Additionally, the child’s limited ability to communicate their needs or frustrations effectively can influence tantrums. Language and communication skills are still developing during early childhood, making it challenging for children to express themselves verbally. This frustration can further contribute to the intensity and duration of tantrums.

Remember, all children between the ages 0-7, It is normal for a child to struggle with executive functioning skills such as:

  • Planning
  • Organising time and materials
  • Making decisions
  • Shifting from one situation to another ( sequencing)
  • Controlling emotions
  • Inhibition and impulsivity
  • Learning from past mistakes (I know this can be hard for parents to understand, I am with you).

Tantrums can occur at various ages, but they are most commonly observed in children between the ages of 1 and 4. The could be defined as toddler or preschooler tantrums:

  1. Toddler tantrums (1-2 years old): Toddlers often have tantrums due to frustration caused by their limited language skills and inability to communicate their needs effectively.
  2. Preschooler tantrums (3-4 years old): As children enter preschool years, tantrums may still occur but tend to decrease in frequency and intensity.

You can listen to my Soundcloud podcast below to learn about triggers and to manage the two types of tantrums below or read on.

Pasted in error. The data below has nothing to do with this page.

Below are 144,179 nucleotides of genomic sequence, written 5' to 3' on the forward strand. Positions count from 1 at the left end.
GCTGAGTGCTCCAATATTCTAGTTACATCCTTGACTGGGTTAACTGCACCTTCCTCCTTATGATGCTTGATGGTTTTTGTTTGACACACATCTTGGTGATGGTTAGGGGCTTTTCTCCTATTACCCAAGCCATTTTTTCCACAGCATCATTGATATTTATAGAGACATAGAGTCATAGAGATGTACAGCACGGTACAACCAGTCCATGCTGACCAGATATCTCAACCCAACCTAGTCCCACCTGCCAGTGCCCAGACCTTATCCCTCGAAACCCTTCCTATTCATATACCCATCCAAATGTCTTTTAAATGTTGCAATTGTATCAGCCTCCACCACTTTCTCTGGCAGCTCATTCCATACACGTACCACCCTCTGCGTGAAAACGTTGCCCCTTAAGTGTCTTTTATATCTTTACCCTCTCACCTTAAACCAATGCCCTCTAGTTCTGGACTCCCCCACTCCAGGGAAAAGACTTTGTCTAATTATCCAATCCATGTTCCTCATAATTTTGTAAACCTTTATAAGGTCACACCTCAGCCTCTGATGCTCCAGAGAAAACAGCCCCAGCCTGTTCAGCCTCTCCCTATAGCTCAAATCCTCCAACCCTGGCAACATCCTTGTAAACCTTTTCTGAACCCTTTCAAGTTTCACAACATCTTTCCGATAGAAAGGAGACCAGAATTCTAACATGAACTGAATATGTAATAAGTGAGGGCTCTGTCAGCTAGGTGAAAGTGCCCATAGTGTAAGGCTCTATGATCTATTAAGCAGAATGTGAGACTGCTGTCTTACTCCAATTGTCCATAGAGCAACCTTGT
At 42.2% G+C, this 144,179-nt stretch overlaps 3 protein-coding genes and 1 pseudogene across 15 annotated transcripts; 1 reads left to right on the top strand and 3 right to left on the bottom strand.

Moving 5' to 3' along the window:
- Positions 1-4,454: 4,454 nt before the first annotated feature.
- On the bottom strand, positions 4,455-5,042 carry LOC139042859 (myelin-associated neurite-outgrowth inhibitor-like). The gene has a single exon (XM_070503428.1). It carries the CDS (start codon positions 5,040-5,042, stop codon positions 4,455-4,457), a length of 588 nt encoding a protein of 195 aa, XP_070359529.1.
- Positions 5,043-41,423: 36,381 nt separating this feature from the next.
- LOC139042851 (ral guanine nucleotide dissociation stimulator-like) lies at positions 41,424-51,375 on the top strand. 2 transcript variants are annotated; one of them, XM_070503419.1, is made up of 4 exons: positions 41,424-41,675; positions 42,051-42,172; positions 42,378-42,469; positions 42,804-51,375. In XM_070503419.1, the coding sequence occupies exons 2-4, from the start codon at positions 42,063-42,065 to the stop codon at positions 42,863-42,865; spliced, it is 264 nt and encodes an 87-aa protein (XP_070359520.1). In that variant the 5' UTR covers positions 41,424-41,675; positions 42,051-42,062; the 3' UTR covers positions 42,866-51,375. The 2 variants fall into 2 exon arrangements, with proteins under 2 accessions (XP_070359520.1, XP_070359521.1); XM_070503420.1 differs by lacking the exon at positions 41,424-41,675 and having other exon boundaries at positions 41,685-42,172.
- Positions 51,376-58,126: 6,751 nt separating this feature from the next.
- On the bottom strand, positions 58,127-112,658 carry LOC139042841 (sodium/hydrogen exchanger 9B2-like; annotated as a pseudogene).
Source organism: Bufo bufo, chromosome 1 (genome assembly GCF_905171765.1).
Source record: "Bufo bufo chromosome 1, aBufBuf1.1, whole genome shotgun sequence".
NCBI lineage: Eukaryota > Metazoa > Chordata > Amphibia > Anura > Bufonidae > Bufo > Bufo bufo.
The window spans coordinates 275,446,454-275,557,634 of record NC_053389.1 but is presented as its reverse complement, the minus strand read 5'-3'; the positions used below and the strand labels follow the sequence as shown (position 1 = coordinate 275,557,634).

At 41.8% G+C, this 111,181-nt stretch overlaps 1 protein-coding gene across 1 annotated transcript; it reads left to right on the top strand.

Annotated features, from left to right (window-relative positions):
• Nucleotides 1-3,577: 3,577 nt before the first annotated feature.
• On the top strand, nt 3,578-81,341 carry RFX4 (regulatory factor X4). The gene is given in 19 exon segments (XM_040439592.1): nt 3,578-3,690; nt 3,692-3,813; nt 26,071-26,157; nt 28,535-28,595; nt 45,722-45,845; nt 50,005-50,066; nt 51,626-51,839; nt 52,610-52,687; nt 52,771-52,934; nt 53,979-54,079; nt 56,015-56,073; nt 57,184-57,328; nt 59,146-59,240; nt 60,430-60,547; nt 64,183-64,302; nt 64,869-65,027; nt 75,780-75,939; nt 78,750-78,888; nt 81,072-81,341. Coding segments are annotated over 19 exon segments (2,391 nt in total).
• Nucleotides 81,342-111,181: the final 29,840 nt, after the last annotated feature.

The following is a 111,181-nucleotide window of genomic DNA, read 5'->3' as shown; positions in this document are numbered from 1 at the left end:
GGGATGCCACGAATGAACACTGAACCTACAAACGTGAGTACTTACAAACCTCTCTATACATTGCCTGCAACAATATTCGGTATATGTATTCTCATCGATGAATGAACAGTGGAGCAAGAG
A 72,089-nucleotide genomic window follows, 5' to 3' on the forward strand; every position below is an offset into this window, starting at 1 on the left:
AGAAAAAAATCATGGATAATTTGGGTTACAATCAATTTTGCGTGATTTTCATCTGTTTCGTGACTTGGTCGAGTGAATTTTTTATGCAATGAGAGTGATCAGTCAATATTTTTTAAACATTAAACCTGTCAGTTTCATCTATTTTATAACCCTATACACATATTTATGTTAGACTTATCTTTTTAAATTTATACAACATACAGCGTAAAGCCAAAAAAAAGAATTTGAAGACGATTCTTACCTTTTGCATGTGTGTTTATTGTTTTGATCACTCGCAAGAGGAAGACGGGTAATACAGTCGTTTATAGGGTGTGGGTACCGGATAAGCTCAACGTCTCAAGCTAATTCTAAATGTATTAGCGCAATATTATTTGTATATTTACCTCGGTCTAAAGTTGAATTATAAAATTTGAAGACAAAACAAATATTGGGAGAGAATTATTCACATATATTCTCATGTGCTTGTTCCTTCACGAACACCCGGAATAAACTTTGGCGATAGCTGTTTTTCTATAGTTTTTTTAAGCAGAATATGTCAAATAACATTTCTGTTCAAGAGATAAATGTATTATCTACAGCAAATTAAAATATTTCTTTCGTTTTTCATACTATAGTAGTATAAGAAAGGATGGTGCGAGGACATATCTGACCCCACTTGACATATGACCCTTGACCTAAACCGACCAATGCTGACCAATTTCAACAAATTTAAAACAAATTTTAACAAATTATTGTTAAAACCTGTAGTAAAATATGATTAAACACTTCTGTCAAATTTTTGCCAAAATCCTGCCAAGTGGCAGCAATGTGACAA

Distress versus Nero tantrum listen below:

 Here are some common triggers for tantrums:

  1. Frustration: When children encounter obstacles or challenges that they find difficult to overcome, they may become frustrated and have a tantrum. This can happen when they are unable to communicate their needs or complete a task.
  2. Tiredness or hunger: When children are tired or hungry, they may have less patience and emotional regulation, making them more prone to tantrums. Make sure they have regular meals and adequate sleep can help minimise these triggers.
  3. Overstimulation and understimulation (boredom): Overwhelming sensory input, such as loud noises, bright lights, crowded environments, or excessive activity, can overwhelm children and lead to tantrums. Some children may be more sensitive to sensory stimuli than others. On the other hand, your child may be bored.